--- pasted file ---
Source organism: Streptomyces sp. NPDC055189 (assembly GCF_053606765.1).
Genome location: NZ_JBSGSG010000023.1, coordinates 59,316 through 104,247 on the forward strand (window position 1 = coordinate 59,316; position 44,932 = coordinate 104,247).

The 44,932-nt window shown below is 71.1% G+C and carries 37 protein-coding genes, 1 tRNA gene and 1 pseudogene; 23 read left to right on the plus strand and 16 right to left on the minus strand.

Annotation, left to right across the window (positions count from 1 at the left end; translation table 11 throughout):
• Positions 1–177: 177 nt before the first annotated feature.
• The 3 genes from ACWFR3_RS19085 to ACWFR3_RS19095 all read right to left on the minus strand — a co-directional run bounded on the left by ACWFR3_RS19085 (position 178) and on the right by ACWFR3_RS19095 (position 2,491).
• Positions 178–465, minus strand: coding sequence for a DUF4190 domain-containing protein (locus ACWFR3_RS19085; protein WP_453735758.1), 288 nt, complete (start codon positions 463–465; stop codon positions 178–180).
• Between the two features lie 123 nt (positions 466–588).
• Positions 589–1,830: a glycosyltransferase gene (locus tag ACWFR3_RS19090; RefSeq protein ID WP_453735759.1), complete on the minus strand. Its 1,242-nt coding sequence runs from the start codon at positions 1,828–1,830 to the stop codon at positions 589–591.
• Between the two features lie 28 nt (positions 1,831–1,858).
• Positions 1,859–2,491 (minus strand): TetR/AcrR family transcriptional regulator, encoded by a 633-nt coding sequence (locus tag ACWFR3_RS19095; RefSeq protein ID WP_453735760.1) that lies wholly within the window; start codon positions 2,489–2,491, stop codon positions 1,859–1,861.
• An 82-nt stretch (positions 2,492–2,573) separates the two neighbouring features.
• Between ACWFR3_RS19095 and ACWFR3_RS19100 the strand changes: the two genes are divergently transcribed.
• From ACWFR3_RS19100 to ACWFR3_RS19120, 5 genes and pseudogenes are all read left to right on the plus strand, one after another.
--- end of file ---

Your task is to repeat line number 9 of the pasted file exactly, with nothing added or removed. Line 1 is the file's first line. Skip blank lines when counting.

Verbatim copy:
• Positions 589–1,830: a glycosyltransferase gene (locus tag ACWFR3_RS19090; RefSeq protein ID WP_453735759.1), complete on the minus strand. Its 1,242-nt coding sequence runs from the start codon at positions 1,828–1,830 to the stop codon at positions 589–591.